Red Light Cameras Record Car Crashes

Catch these cars crashing through Florida intersections, including in Gulfport and St. Petersburg.

Red light cameras are not just catching violators. They are providing a stark visual record of car accidents caused by motorists who blow through red lights.

American Traffic Soutions Inc. has provided this YouTube video of car crashes at red lights in Florida. It includes a pair of Gulfport fender benders and ends with a high-impact crash in St. Petersburg (at 1:35).

This video is not for the feint-hearted, but helps to drive home the impact of these out-of-nowhere accidents.

"What these videos don’t show are the victims. Each year hundreds are killed and more than 100,000 are injured nationwide in red-light running related collisions," said Charles Territo of  American Traffic Solutions, Inc.

Territo noted that in 2009, 62 Floridians were killed in red-light running related Red-light safety cameras change driver behavior and help save lives. "The Insurance Institute for Highway Safety estimates that over time, cities using cameras see a 24 percent reduction in red-light running related fatalities," Territo said. 

Each month, the state of Florida collects more than $3 million from red-light runners. That revenue is distributed to the general fund, trauma center trust fund, and the brain and spinal cord research trust fund, he said.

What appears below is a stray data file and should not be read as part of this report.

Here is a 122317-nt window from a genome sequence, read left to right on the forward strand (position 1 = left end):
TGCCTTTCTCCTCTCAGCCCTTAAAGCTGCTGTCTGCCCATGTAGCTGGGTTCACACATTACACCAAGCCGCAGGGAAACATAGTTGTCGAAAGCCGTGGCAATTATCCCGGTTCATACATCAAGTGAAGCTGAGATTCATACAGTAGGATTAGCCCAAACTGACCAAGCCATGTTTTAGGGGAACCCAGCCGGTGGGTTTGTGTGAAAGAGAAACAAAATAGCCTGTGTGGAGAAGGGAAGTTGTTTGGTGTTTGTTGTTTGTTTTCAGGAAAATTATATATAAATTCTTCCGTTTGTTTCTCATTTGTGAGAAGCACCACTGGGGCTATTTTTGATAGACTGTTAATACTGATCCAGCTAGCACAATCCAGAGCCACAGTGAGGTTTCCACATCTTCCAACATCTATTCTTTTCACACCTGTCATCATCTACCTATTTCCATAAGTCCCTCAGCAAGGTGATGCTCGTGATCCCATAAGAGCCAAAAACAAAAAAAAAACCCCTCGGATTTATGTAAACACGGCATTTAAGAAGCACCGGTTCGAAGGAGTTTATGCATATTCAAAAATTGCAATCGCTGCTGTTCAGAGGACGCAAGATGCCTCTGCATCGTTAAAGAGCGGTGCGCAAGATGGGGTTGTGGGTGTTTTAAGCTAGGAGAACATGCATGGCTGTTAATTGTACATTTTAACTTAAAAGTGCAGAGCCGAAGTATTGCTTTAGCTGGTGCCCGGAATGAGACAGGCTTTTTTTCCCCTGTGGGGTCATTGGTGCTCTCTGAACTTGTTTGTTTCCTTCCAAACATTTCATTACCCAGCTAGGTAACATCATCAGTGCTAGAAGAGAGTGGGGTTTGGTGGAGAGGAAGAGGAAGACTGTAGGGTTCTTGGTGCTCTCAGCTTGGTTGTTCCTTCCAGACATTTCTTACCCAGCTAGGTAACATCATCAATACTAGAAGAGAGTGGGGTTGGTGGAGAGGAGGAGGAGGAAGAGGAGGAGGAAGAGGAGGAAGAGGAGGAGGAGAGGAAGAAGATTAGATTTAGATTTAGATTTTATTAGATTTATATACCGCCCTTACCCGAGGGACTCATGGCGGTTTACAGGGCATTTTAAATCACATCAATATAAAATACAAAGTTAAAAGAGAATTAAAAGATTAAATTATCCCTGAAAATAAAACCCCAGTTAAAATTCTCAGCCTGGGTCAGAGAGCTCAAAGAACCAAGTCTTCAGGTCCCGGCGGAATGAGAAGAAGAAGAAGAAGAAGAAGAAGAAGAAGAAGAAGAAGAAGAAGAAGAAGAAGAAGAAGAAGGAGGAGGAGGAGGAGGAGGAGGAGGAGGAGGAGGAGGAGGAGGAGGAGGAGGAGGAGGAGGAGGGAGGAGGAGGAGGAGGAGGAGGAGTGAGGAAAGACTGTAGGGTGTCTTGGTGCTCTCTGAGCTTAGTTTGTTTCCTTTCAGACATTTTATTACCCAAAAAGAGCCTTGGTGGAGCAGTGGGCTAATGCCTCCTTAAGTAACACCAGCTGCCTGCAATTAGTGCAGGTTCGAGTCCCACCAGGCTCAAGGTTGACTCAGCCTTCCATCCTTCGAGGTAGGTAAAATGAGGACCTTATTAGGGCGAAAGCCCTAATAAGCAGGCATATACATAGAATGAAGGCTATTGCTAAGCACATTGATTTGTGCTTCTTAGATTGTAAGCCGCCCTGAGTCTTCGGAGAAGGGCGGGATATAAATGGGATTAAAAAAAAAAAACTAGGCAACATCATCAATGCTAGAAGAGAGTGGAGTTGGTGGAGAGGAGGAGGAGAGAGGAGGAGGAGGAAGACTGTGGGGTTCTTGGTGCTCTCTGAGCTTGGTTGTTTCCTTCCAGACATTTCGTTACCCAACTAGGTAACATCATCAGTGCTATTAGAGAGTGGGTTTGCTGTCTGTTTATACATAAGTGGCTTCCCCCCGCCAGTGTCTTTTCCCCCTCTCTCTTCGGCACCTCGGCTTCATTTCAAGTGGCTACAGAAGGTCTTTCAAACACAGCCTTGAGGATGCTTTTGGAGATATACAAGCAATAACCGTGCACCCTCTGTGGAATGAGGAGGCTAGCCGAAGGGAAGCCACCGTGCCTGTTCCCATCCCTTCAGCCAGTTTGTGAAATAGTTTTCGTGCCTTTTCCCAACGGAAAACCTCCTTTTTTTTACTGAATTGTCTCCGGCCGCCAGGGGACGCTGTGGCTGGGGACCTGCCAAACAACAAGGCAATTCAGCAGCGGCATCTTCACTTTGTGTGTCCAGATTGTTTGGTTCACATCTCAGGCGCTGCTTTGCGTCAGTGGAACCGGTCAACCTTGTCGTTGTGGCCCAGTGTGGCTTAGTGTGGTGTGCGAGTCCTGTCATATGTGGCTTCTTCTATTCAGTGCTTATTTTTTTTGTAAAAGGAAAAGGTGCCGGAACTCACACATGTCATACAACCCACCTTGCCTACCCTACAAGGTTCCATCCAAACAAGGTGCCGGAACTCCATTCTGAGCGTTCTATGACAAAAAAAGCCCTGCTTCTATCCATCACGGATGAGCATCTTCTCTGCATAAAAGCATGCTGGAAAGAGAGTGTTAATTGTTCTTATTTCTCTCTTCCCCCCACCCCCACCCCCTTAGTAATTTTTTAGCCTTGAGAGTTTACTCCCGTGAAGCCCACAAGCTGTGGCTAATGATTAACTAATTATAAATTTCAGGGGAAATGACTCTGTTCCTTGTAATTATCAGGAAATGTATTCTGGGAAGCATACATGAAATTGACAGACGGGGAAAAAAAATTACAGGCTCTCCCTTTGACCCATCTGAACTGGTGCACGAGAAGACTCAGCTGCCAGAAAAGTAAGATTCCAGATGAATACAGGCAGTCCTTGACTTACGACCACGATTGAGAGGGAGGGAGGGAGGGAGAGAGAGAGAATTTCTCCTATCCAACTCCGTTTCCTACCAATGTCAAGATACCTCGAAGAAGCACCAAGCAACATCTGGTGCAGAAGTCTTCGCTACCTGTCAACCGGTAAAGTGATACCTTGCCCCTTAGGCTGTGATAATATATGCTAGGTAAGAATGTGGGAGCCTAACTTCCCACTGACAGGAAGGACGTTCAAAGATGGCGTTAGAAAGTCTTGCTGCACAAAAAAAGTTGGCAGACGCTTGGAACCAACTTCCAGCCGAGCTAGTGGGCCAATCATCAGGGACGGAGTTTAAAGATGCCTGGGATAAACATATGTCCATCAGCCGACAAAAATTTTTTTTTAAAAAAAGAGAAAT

Elizabeth Neily December 23, 2011 at 12:39 PM
Scary . . . Especially terrified in parking lots where people back out of spaces without looking behind them.
St Pete Driver December 23, 2011 at 12:43 PM
So, these videos are showing crashes taken by red light cameras that did nothing to prevent crashes. How are these things supposed to make us safer again?
Red December 23, 2011 at 01:10 PM
They didn't need to waste millions on "car crash documentation", the drivers already knew that a crash had occurred. Anyone involved in the sale of the cameras now happened to now be the suppliers newest stockholder? Perhaps the pay outs are a bit more subtle.
Lynda December 23, 2011 at 03:28 PM
The only thing that will make us all safer is to convince the arrogant drivers who refuse to follow traffic safety rules such as stopping at red lights to join the rest of us in driving safely. Red light cameras are just one tool in this fight. Also, It would be helpful to stop defending drivers whose self-centered, " I own the road" actions endanger everyone.